Posts Tagged: water
Scant water at Granite Island and River Valley along the North Fork of the American River east of Sacramento. (Photo: Lisa Parsons, via Shutterstock)
In 2019, Los Angeles Mayor Eric Garcetti unveiled what the city calls “The Green New Deal.” This ambitious sustainability plan stipulates many policy and infrastructural changes to prepare the four-million-person city for climate change. To name a few, the Deal includes: transitioning the power grid to 100% renewable energy by 2045; modifying 100% of buildings to be net zero carbon by 2050; increasing zero emission vehicles, and electrifying all Metro and LADOT buses, to reach zero carbon transportation by 2050.
Joaquin Esquivel at a water board meeting. (Photo: Water Education Foundation.)
As a native of the Coachella Valley near Palm Springs where it hardly ever rains, Joaquin Esquivel has always known that water is precious. His uncle often took him to the Salton Sea, and he had family served by a well. He carries that respect for the resource as chair of California’s State Water Resources Control Board. “Growing up in the desert, you are very aware of water,” he said.
Gov. Gavin Newsom at a San Francisco event. (Photo: Jana Asenbrennerova, via Shutterstock)
Gov. Gavin Newsom is proposing a multi-billion-dollar package of monetary goodies for Californians, but how much of it will become reality is now up to legislators. The clock ticks: Lawmakers have less than a month to approve the 2022-23 budget, an unprecedented, nearly $300 billion document, and send it to Gov. Gavin Newsom.
A view of the Pacecho Pass Reservoir. (Photo: Santa Clara County Water District)
Is California’s drought coming to an end? Experts say no, not yet, despite the recent historic levels of rain and snow throughout the state. And while 2021 was the driest in California in a century, 2022 is giving people hope that the seemingly interminable drought may finally be over, at least for now.
Thousands of geese gather in the rice-growing lands of the Sacramento Valley.(Photo: Jm Morris)
OPINION: To put forward our shared vision of creating an ecologically functioning Sacramento Valley ecosystem — capable of supporting human communities and economies as well as abundant fish and wildlife populations — the California Rice Commission, California Trout, Ducks Unlimited, and the Northern California Water Association have entered into a Memorandum of Understanding.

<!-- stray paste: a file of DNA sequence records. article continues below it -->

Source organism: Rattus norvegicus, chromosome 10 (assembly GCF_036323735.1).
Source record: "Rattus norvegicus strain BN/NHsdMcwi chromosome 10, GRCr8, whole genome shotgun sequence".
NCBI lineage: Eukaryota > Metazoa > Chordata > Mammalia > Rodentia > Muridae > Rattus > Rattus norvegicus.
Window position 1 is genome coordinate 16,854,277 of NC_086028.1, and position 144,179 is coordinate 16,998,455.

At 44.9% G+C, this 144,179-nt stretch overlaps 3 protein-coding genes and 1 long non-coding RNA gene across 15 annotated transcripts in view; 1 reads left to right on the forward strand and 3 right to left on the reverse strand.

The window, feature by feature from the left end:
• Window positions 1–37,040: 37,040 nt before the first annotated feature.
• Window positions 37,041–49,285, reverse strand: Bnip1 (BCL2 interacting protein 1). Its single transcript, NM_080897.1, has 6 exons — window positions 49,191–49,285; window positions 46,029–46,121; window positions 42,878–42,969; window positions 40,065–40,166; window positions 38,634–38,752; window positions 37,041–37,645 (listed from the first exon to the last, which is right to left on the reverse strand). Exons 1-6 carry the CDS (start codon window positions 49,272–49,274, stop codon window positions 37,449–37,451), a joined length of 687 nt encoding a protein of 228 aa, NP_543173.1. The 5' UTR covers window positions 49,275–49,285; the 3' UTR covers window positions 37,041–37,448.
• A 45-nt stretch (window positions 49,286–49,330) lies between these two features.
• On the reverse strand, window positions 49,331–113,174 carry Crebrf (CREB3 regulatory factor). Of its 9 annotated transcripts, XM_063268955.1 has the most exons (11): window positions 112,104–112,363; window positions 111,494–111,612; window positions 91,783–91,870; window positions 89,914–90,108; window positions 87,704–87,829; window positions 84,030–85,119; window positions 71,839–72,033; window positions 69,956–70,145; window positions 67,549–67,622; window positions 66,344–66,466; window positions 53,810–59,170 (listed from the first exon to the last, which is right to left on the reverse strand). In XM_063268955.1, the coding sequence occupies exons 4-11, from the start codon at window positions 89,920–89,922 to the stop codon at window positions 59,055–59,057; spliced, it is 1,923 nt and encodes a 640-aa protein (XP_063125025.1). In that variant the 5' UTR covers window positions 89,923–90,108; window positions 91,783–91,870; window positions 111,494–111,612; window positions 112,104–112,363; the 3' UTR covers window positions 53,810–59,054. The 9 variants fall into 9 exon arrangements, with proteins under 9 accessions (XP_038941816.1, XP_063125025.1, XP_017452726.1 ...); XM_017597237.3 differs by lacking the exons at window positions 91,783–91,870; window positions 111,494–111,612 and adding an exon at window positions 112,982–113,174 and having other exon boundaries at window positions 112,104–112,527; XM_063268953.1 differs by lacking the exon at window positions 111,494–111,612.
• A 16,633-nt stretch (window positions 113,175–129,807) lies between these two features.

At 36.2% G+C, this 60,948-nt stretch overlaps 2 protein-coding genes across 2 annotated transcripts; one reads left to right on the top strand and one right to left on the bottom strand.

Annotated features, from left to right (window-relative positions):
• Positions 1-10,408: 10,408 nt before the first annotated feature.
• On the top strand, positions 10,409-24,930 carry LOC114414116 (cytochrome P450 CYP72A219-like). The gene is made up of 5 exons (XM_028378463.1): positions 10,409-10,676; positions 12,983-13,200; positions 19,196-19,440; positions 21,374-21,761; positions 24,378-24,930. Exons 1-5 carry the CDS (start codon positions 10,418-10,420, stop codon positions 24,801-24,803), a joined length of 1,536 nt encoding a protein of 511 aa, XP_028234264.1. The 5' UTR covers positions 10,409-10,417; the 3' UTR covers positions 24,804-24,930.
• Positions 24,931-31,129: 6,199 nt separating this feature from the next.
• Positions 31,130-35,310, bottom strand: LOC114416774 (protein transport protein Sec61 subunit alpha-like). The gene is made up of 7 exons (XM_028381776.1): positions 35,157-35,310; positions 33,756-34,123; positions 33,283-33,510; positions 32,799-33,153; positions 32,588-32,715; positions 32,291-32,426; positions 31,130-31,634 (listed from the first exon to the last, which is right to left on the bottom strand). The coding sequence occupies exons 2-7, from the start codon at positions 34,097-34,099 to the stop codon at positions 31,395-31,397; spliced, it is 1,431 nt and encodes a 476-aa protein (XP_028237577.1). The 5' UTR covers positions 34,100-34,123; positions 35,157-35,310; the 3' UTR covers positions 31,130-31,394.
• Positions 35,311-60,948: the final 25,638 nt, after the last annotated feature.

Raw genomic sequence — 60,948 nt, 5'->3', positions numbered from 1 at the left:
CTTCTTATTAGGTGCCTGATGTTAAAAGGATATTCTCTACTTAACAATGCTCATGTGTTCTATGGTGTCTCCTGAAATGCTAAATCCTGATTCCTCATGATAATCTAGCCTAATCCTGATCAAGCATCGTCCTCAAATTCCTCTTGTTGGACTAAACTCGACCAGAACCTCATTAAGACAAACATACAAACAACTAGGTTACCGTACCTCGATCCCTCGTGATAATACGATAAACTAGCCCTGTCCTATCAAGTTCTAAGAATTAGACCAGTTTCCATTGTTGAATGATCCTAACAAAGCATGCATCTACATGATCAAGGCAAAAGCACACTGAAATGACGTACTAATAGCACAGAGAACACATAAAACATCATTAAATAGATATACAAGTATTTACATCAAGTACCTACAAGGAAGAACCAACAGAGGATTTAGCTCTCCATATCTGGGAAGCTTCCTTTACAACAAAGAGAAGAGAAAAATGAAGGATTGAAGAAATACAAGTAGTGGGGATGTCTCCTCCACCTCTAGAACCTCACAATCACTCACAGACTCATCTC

Water streams from a hose in Scotts Valley during the 2021 drought. (Photo: Michael Barajas, via Shutterstock)
OPINION: While nobody disputes that everyone should have safe, clean drinking water, not every Californian does. According to the Public Policy Institute of California, more than 250 water systems serving 900,000 Californians were out of compliance with drinking water standards in 2020.
Regional Recycled Water Advanced Purification Center Grand Opening 10, Oct 2019
In this episode John Howard and Tim Foster welcomed the longtime but soon-to-be-retired Metropolitan Water District of Southern California head honcho Jeff Kightlinger for a wide-ranging discussion that covered the status of the Delta Tunnel Project, climate change and the snow survey, the drought, working from home, jukeboxes and his punk rock roots.
Sprinklers watering a field in Scotts Valley, Calif. (Photo: Michael Barajas, via Shutterstock)
As early as Aug. 6, the California Public Utilities Commission (CPUC) could vote to adopt a proposal that would eliminate a best-practice regulatory tool – known as decoupling – that currently removes the incentive of water suppliers to sell more water.
Aging containers filled with toxic waste await disposal. (Photo: Anna Vaczi, via Shutterstock)
OPINION: Just as the coronavirus ruthlessly attacks vulnerable points in the human body, the pandemic is also exposing weaknesses in a range of society’s organizations and arrangements. Government is no exception.
Sunrise over the Sacramento River in the delta. (Photo: Chris Briggs, via Shutterstock)
OPINION: Access to reliable, clean drinking water should be a fundamental human right for all Californians. Unfortunately, many disadvantaged communities throughout the state lack access to clean drinking water, and our aging water delivery infrastructure threatens water reliability for millions of California residents.